What makes a Mini? Size is the smartass answer, of course. But that’s less true in 2015, when five-door hatchbacks and crossovers have the “Mini” badge slapped to their ass. So it’s not a big deal that the new Mini Cooper is larger and heavier than its predecessor. It’s still plenty mini. Trust me. You’ll appreciate it when you’re parking; you won’t appreciate it when you try to fold your six-foot-four inch body into the car. (Obviously, this may not apply to you.) But the new Mini is by no means anything but a subcompact car.
What else makes a Mini? Well, dynamics, to use an automotive buzzword. Or to break it down into layman’s terms, the fun-to-drive factor. Minis have always been zippy little things, fun to hustle down a back road or a city street—and the 2015 model’s no different, in spite of its weight gain and electric power steering.The base model Cooper punches above its weight, thanks to a torquey turbo three-cylinder…but, if you dig driving, you’re gonna want the Cooper S. 207 pound-feet of torque doesn’t sound like much—but when it comes on at 1,250 rpm, and when the car weighs less than 2,800 pounds, it feels like some real power. The engine makes 189 horsepower from 4,500 rpm to 6,000, too, but that diesel-esque slug of torque makes more of an impression than those ponies do. You could short-shift your way around town for the rest of your life in this car and never realize what you were missing.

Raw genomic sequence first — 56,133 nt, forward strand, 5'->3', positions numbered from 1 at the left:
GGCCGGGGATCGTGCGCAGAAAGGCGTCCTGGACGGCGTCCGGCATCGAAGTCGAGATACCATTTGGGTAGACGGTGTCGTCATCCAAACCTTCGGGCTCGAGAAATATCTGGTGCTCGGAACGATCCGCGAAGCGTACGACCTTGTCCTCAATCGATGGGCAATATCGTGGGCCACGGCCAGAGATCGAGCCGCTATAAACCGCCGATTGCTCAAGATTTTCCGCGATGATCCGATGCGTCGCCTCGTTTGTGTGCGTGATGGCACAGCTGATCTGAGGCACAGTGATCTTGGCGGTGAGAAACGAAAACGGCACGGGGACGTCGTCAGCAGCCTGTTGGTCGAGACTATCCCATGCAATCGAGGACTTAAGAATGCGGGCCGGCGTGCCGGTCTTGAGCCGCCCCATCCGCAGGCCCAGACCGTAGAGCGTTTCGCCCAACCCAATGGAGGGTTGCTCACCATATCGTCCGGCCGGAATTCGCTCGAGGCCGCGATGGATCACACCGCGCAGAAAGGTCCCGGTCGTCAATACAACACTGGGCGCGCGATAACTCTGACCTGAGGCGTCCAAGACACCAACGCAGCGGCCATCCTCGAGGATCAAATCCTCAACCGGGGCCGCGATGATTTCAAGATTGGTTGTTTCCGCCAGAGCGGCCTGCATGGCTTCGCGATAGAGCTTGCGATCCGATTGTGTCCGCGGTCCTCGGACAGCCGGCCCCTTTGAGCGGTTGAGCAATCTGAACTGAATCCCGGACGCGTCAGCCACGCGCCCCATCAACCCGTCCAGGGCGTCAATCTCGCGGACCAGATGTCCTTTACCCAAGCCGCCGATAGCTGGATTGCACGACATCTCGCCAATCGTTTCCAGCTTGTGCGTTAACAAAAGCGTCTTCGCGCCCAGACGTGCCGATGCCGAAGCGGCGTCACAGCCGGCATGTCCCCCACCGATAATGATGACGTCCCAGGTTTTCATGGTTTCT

But Mini’s aren’t about shredding tires or ripping off 11-second quarter mile cars; their performance cred come from their ability to claw through corners, and the new Cooper S holds up its end of the bargain—especially when equipped with the Sport Package and Dynamic Damper Control (which, at a combined $1,250, is a steal). The active dampers swap from soaking up potholes to two-by-four stiffness at the flip of a switch; the Mini’s rigid little body and lightweight build mean that a fair amount of harshness bounces its way up into the cabin even in the more relaxed suspension mode, but it’s a small price to pay for kart-like handling.